As Bat Masterson put it: “Gambling was not only the principal and best-paying industry of the town at the time, but it was also reckoned among its most respectable.”
Poker’s popularity even spread to the Apaches, who painted images on deerskin and hides for a 40-card deck, and Geronimo is said to have played poker in the 1890s. In 1880, attorney/actuary John Blackbridge lauded draw poker “as the most interesting game of cards that the human mind has yet produced.”
Gambling dens ran the gamut. Sporting crystal chandeliers, mahogany poker tables and rosewood-framed faro layouts with ivory counters, Luke Short’s White Elephant Saloon in Fort Worth, Texas, earned Masterson’s praise as “one of the largest and most costliest establishments of its kind in the entire southwest.” When the opulent Broadmoor Casino opened in 1891 in Colorado City, Colorado (now part of Colorado Springs), it attracted more than 15,000 gamblers daily.
Other dens, however, resembled the one Louis Rosche saw in Fort Benton, Montana. “The place was foggy with smoke and smelled of sweating, unwashed bodies and cheap whiskey,” Rosche said. “The floor was filthy. The male customers, nearly all of whom chewed, were remarkably bad marksmen. The spittoons, placed at strategic locations, all went unscathed.”
In 1867, Hoyle’s Games mentioned that the straight (or “sequence” or “rotation”), flush and ante had been added, although this varied regionally. “Straights are not considered in the game,” The American Hoyle had noted in 1864, “although they are played in some localities, and it should always be determined whether they are to be admitted at the commencement of the game.”
Variations of poker also became popular after the introduction of the 52-card deck, and, by the 1870s, wild cards (poker borrowed the joker from euchre). Stud poker, with four of five or seven cards dealt face up, was considered a “cowboy game,” although it originated in the mid-1800s in Ohio, Indiana and Illinois. Draw poker superseded “straight poker,” the early “bluff” game that did not allow drawing cards, while “whiskey poker,” which included an extra hand dealt on the table (a “widow”), was, as The American Hoyle stated, “an amusing game.”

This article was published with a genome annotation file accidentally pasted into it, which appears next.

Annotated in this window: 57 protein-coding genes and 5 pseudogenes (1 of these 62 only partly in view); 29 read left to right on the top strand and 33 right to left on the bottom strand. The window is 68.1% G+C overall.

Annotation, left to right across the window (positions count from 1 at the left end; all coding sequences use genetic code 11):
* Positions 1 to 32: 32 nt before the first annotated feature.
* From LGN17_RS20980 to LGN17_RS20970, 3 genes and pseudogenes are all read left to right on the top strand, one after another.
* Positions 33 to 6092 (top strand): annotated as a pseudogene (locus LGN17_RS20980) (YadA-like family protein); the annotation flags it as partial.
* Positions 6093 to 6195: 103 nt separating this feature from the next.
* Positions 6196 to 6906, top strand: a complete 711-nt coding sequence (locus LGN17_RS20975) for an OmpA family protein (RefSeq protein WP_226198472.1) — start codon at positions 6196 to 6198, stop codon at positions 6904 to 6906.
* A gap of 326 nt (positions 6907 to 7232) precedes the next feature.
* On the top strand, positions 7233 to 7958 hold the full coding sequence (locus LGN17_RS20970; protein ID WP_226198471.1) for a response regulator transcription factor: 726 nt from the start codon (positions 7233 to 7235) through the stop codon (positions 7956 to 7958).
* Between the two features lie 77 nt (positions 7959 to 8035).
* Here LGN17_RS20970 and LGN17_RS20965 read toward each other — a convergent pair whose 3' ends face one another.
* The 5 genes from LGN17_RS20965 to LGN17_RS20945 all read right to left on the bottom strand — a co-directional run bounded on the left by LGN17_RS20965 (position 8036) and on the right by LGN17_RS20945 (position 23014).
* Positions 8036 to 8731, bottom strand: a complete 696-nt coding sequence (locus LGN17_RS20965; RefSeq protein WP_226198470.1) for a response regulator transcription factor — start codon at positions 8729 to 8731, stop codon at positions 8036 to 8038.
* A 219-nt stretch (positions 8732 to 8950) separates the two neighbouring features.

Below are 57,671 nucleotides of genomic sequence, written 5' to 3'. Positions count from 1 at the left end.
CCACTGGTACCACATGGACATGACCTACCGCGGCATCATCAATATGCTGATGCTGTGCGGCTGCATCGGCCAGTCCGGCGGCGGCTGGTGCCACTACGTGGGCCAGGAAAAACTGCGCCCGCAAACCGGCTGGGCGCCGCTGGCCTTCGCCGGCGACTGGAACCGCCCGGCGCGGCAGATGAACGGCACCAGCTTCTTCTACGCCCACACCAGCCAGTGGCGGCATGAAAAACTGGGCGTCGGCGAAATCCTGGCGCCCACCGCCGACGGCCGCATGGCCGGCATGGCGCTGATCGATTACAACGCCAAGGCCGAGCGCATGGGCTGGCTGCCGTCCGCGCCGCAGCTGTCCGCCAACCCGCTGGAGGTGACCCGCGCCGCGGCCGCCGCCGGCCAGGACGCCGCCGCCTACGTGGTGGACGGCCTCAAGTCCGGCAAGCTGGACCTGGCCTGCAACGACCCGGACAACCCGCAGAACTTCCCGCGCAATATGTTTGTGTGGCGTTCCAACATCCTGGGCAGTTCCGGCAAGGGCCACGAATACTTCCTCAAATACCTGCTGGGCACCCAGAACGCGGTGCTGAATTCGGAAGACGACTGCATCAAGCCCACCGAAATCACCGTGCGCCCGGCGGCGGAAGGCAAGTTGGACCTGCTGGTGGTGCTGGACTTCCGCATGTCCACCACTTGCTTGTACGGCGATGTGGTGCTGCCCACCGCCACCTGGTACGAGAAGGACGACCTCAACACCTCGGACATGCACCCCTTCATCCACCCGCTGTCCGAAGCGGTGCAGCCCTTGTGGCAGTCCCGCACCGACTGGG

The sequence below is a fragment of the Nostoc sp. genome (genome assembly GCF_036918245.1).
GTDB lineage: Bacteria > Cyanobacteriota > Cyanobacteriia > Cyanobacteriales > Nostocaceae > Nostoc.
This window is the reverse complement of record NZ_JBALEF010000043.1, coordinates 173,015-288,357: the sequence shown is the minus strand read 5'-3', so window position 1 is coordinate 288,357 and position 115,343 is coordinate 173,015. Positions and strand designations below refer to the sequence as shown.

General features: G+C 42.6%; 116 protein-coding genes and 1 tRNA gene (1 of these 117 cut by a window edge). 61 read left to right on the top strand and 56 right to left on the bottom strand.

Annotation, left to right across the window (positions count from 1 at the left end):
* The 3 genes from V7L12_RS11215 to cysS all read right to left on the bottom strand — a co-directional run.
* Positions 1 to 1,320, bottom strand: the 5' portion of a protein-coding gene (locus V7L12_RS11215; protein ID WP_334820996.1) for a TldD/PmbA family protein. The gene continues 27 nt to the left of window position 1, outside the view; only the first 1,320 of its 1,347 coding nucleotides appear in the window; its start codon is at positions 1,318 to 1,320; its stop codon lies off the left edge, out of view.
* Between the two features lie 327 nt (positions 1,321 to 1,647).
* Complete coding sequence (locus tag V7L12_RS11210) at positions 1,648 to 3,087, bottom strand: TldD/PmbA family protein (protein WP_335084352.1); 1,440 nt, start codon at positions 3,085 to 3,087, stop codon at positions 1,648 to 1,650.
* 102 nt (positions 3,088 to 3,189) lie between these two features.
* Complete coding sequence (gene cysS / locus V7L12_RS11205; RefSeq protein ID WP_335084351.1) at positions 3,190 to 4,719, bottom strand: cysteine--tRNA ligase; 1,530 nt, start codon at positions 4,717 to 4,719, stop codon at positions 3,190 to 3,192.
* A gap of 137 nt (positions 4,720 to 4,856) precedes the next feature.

The names of gamblers were equally amusing. The Dodge City Times dubbed Masterson “The Boss Gambler of the West” in 1877. Redheaded Lottie Deno picked up the moniker “Lotta Dinero” in Fort Griffin, Texas. Then there were “Trick” Brown … “Offwheeler” J.J. Harlan … “Bones” Brannon … “Three-card Johnny” Gallagher … “Square Sam” Bonnifield … “Madame Mustache” Eleanore Dumont … “Johnny-Behind-the-Deuce” O’Rourke … “Diamondfield Jack” Davis … “Swiftwater Bill” Gates of the Klondike, who was so ruthless, “If his grandmother was holding a pair of tens and he had four aces he would sandbag her” … and “Poker Alice” Ivers.